The myeloid lineage maturation occurs in the bone marrow, where in fact leukemia develops, causing an abnormal production of white blood cells. Lymphoma, instead, develops within the immune system sanctuary: the lymphatic system, where lymphocytes (that have lymphoid lineage) achieve complete maturation. Even though the lymphoid lineage starts maturation in the bone marrow, T-lymphocytes (cells that face directly the infection) become mature in the thymus. Other elements of the lymphatic system are lymph nodes, which filter lymph to modulate the immune response, and spleen, which hosts T- and B-lymphocytes (the cells responsible for antibodies production). Lymphoma is caused by mutations in lymphocytes. Among several types of lymphoma, the two main subclasses are Hodgkin (10-15% of the total) and non-Hodgkin lymphoma (85-90%). The former is specific for abnormal B-lymphocytes called Reed-Sterberg cells, while the latter can affect either T- or B-lymphocytes.

Now some numbers. How frequent are these liquid cancers?

An estimated combined total of 176,200 people in the US are expected to be diagnosed with leukemia, lymphoma or myeloma in 2019. 35% of these cases would be of leukemia, 47% of lymphoma and 18% of myeloma (another tumor that affects B-lymphocytes). Liquid tumors are expected to be the 10% of all tumors diagnosed in 2019 in US. 68,000 people are expected to die in US because of blood cancer.

In 2018, in the world, Non-Hodgkin lymphoma was the 11th most frequently diagnosed cancer (509,590 new cases, 3% of total cancer cases diagnosed), followed by leukemia at the 13th position (437,033 new cases, 2.6%), multiple myeloma (22nd, 160,000 new cases, 0.9%) and Hodgkin lymphoma (26th, 80,000 new cases, 0.5%).

SEER (Surveillance, Epidemiology and End Result) Cancer Statistics Review available in 2018 shows how the survival rate of these tumors increased along the years:


What about therapies?

Therapy for hematopoietic cancers follows two ways: bone marrow transplantation and precision medicine. The former is the gold standard that everyone heard of. For most of the diseases mentioned in the tables, it is the only possible therapy: to remove the cancerous bone marrow and replace it with a compatible and healthy one. But this not always works (e.g.: rejection, relapse).

Instead, for few diseases, it was possible to create a specific drug able to kill selectively tumor cells. In the case of chronic myeloid leukemia, translocation t(9;22), which causes the disease, generates a mutant protein that is not present in healthy cells. This is because the fusion point of the translocation fuses the gene BCR (normally present on chromosome 22) to the translocated gene ABL (normally on chromosome 9). This fusion protein BCR-ABL is a bold marker of tumor cells, making them easy to target with specific drugs. Unfortunately, situations like this one are difficult to happen, because usually mutations are smaller and difficult to detect. Therefore, in the majority of cases it is tough to design drugs specific enough to target only tumor cells, avoiding healthy ones.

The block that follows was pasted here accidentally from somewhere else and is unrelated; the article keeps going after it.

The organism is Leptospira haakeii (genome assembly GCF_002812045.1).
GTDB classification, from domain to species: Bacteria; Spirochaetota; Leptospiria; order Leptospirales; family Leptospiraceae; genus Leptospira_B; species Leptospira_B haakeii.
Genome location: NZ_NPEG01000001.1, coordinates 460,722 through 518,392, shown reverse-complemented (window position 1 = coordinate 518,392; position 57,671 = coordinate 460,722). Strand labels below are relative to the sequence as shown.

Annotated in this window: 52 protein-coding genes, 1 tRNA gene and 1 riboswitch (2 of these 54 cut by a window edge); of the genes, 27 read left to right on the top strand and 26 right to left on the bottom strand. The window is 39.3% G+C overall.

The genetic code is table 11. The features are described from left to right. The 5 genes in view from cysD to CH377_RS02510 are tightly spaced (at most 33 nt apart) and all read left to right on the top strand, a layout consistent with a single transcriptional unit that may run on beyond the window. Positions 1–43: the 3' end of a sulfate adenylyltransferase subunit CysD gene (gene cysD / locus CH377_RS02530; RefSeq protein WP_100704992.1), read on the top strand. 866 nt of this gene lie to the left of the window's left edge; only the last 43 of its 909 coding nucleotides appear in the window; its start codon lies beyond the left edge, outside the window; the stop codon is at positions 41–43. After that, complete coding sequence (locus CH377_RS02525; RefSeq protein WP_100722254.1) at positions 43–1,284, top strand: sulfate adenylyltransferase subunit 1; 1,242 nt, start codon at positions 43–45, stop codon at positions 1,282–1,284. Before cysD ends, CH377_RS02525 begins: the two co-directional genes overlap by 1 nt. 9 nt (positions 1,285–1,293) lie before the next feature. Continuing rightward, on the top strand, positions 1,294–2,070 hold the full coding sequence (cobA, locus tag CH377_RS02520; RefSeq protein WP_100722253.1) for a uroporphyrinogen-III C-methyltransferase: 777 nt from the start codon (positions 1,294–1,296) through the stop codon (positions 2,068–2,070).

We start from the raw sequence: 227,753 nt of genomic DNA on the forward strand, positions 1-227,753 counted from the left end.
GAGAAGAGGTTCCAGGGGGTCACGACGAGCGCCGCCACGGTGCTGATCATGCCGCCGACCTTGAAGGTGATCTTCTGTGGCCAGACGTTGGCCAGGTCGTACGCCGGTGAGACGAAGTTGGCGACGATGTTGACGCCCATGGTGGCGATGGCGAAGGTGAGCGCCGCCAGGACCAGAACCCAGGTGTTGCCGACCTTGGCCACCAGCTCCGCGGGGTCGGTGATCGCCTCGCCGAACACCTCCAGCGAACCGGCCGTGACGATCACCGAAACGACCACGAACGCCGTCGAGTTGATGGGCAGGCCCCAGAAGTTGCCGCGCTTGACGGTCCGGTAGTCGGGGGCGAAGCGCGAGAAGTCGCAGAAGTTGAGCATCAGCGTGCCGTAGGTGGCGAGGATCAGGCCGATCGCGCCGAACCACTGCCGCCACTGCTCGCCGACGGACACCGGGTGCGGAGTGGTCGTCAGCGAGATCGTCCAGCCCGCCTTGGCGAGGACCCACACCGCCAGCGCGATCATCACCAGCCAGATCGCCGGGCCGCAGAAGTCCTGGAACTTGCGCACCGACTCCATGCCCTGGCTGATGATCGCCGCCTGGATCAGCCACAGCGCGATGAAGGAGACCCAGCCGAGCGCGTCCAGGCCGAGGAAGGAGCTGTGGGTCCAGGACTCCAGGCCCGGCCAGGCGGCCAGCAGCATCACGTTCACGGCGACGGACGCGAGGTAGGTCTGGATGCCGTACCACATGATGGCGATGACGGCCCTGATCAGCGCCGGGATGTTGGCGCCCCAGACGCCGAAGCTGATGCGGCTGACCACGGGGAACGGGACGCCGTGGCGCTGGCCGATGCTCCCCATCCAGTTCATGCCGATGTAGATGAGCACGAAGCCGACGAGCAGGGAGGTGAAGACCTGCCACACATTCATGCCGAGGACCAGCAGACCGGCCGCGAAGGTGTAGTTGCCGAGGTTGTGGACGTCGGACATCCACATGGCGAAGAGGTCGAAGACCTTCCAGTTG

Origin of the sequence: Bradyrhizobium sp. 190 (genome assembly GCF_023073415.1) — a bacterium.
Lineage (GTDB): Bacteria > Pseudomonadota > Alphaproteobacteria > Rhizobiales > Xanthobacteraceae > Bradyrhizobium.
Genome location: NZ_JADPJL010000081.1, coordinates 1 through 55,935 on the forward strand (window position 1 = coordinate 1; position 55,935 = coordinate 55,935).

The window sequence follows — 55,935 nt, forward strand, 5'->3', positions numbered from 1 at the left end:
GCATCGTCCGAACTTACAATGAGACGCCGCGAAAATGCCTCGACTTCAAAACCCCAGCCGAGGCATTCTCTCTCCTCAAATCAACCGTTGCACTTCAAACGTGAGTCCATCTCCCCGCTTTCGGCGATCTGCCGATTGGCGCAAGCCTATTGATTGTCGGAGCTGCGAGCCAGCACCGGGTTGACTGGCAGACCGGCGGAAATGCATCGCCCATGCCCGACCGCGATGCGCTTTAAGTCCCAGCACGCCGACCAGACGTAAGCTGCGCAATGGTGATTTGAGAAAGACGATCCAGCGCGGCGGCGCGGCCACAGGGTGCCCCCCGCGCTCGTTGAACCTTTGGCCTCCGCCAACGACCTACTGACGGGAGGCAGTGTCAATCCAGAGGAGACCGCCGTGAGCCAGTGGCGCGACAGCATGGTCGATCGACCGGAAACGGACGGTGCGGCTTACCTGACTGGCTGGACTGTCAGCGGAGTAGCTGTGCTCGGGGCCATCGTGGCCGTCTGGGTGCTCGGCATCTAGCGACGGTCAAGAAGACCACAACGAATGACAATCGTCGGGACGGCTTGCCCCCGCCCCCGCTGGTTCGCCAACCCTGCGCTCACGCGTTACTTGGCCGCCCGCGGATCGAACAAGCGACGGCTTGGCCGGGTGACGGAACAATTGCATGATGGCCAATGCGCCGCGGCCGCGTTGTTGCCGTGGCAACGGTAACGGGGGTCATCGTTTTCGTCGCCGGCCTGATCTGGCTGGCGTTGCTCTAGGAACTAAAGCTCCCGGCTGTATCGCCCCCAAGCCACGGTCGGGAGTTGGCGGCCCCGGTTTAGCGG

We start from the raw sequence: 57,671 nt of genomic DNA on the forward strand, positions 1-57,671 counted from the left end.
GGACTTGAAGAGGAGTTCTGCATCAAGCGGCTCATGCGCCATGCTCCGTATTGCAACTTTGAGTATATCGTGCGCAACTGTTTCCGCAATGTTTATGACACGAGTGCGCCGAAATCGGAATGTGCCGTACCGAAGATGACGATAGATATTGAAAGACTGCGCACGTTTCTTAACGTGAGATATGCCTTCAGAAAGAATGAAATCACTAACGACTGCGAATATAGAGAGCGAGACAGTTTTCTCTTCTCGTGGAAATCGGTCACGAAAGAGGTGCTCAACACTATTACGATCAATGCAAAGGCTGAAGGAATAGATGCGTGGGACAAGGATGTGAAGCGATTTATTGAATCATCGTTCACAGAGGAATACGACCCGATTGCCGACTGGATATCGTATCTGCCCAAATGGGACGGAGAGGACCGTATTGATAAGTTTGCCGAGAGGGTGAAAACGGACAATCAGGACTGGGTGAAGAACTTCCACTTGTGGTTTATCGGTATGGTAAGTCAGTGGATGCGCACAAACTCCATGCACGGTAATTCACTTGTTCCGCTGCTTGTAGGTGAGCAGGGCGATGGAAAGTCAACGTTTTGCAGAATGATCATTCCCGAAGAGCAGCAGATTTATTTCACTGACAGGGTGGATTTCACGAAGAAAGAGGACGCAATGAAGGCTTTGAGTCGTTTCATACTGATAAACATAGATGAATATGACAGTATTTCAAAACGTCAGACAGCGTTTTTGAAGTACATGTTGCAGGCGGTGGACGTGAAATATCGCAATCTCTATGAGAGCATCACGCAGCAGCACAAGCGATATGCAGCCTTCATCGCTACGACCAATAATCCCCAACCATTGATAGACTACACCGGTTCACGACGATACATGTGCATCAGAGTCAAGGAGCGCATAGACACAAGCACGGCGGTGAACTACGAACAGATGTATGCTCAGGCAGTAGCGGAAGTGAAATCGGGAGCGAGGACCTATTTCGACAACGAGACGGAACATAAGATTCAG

Vardiman JW et al., The 2008 revision of the World Health Organization (WHO) classification of myeloid neoplasms and acute leukemia: rationale and important changes. Blood, 2009. Vol. 114, number 5. http://www.bloodjournal.org/content/bloodjournal/114/5/937.full.pdf?sso-checked=true

Swerdlow SH et al., The 2016 revision of the World Health Organization classification of
lymphoid neoplasms. Blood, 2016. Vol. 127, number 20. http://www.bloodjournal.org/content/bloodjournal/127/20/2375.full.pdf?sso-checked=true

Olsen M. Overview of Hematologic Malignancies. Nursing Cancer Society. https://www.ons.org/sites/default/files/publication_pdfs/HM%20Ch%20%201.pdf

Mikael Häggström and A. Rad – Image: Hematopoiesis (human) diagram.png by A. Rad, CC BY-SA 3.0, https://commons.wikimedia.org/w/index.php?curid=7351905

Facts 2018-2019 provides updates from the American Cancer Society’s Cancer Facts & Figures 2019 (published online in 2019, https://www.cancer.org/research/cancer-facts-statistics.html) for estimated numbers of new blood cancer cases and estimated numbers of deaths due to blood cancers.

The incidence rates, prevalence and mortality data in Facts 2018-2019 reflect the statistics from the National Cancer Institute’s Surveillance, Epidemiology and End Results (SEER) Program, Cancer Statistics Review (CSR) 1975-2015 (published online in April 2018, http://www.seer.cancer.gov).